Foot Fibromyalgia: What Causes It & How To Deal With It
Posted by Jenn F. on Monday, February 3rd, 2014
A recent paper published in the journal Arthritis Research and Therapy reports that about half of the 202 patients with fibromyalgia studied reported foot pain. These patients often overcompensated, causing pain to radiate up into the knees, hips and back. Foot pain was also shown to increase the risk of falling and loss of mobility. Even though 1 in 4 fibromyalgia sufferers have foot pain, most do not receive treatment. In this article, we’ll discuss new discoveries on what causes foot fibromyalgia, alternate diagnoses for chronic foot pain, and a few methods for treating fibromyalgia pain.
What Causes Foot Fibromyalgia?
New research published in the journal Pain Medicine reinforced previous research that fibromyalgia sufferers exhibit a loss of gray matter in the brain and an increase in the body’s “central sensitization” pain response. Yet, they also discovered that fibromyalgia patients exhibit an enormous increase in the number of sensory nerve fibers within the blood vessels of the skin located on the hands and feet.
In these areas, the blood vessels act as little radiators, speeding up circulation and regulating body temperature. When there are more nerve fibers in these regions, this activity increases — which explains why fibromyalgia patients experience worse pain in cold climates.
New York researcher Dr. Frank Rice says that these extremities are also responsible for storing blood to dispense during exercise. So, faulty blood vessels translates to impaired blood flow throughout the body. That’s why patients feel pain in various other muscle groups and suffer from chronic fatigue.
When Your Foot Pain Is Not Caused By Fibromyalgia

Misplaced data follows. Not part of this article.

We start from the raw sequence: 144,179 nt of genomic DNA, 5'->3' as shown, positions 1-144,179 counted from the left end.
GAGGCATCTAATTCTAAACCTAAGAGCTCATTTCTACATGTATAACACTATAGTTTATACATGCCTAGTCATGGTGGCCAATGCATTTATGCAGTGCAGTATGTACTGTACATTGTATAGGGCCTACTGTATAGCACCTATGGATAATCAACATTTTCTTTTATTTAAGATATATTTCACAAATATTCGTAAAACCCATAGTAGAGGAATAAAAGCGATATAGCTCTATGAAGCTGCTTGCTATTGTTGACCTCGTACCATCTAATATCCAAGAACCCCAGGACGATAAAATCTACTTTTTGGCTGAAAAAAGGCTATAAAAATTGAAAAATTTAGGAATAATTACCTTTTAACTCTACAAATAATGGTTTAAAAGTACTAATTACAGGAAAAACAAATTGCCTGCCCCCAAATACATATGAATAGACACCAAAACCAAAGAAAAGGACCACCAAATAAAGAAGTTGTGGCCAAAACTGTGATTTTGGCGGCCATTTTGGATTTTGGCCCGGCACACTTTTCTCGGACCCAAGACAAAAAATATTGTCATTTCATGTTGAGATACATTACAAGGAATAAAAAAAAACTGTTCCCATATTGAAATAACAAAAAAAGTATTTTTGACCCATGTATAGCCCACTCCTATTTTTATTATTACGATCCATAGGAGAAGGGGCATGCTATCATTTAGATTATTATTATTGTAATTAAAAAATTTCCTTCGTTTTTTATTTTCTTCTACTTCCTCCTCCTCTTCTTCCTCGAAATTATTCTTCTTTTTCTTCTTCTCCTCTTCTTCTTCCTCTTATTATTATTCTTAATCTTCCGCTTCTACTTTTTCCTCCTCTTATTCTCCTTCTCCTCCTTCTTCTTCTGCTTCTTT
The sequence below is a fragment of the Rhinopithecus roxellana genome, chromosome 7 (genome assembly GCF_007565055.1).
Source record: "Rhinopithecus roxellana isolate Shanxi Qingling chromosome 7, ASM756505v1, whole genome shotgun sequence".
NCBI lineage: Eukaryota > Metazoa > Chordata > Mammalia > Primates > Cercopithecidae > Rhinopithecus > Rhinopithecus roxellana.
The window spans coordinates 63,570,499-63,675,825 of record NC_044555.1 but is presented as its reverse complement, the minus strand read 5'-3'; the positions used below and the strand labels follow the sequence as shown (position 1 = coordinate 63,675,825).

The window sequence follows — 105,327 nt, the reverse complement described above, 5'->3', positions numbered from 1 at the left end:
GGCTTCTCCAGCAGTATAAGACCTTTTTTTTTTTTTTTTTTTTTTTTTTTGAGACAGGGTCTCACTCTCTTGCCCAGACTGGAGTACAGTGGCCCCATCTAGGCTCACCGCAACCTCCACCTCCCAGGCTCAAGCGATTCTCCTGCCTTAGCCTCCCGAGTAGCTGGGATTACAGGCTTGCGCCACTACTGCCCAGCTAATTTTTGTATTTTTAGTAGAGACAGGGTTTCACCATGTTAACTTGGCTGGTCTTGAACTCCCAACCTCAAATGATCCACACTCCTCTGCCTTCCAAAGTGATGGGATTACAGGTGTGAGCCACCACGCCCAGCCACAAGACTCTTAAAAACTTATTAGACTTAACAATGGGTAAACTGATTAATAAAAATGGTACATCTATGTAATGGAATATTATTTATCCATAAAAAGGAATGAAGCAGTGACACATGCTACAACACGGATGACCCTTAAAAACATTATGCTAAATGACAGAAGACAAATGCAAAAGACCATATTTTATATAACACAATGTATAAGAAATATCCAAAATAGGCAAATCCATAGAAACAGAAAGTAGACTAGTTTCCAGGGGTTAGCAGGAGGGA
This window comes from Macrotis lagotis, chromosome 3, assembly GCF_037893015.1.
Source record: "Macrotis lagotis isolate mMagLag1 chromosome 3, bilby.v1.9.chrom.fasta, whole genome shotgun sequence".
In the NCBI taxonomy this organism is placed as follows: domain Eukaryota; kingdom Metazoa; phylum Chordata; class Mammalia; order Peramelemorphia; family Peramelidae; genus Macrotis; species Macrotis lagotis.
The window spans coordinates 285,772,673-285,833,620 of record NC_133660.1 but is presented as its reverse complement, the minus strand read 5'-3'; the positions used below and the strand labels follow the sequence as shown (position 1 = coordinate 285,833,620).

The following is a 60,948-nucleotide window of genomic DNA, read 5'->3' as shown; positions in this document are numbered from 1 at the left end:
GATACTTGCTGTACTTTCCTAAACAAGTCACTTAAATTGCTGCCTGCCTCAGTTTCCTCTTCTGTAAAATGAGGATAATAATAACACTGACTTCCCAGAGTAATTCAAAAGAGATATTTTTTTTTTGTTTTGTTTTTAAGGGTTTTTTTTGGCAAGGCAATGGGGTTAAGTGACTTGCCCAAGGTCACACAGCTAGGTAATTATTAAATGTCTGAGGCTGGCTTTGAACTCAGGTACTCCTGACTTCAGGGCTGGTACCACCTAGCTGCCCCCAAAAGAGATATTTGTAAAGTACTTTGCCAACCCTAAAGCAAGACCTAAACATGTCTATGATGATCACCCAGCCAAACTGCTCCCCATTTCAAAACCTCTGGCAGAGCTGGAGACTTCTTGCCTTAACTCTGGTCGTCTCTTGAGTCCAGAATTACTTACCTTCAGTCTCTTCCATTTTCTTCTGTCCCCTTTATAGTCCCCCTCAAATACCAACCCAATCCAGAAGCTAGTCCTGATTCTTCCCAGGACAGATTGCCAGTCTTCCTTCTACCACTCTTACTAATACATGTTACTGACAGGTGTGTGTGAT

Foot pain is not always directly caused by fibromyalgia, although the presence of fibromyalgia can exacerbate the perception of pain. Other sources of foot pain commonly mistaken for fibromyalgia may include:
– Morton’s Neuroma is a benign enlargement of the nerve running between the third and fourth toes, causing tingling and sharp, shooting pain. This condition can be treated by cortisone shots or surgery.
– Plantar Fasciitis is an inflammation of the soft connective tissue running from the heel, along the arch of the foot. A more supportive shoe with custom orthotics, night splints, and electrowave therapy can treat persistent heel pain.
– Rheumatoid Arthritis involves pain and swelling around the joints. Fibromyalgia is a more generalized pain persistent throughout the body, rather than just in the hands and feet. Physical therapy exercises are often recommended to deal with this type of pain. Severe cases may require surgical intervention.
What Can Be Done To Treat Fibromyalgia Foot Pain?
Some patients find that hot and cold compresses help alleviate some fibromyalgia foot pain. Here at The Center for Podiatric Care and Sports Medicine in New York, we can take an in-depth look at your feet and give you the full, undivided attention you deserve. We’ll make sure you aren’t suffering from other conditions that typically cause foot pain.
Custom shoe insoles add cushioning and correct any biomechanical conditions that may be contributing to your aches and pains. Additionally, we offer progressive treatments such as extracorporeal pulse activation therapy and physical therapy to help alleviate chronic foot pain. Expert surgeons are also on staff should you require a medical intervention.
If you have any foot problems or pain, contact The Center for Podiatric Care and Sports Medicine. Dr. Josef J. Geldwert, Dr. Katherine Lai, Dr. Ryan Minara and Dr. Mariola Rivera have helped thousands of people get back on their feet. Unfortunately, we cannot give diagnoses or treatment advice online. Please make an appointment to see us if you live in the NY metropolitan area or seek out a podiatrist in your area.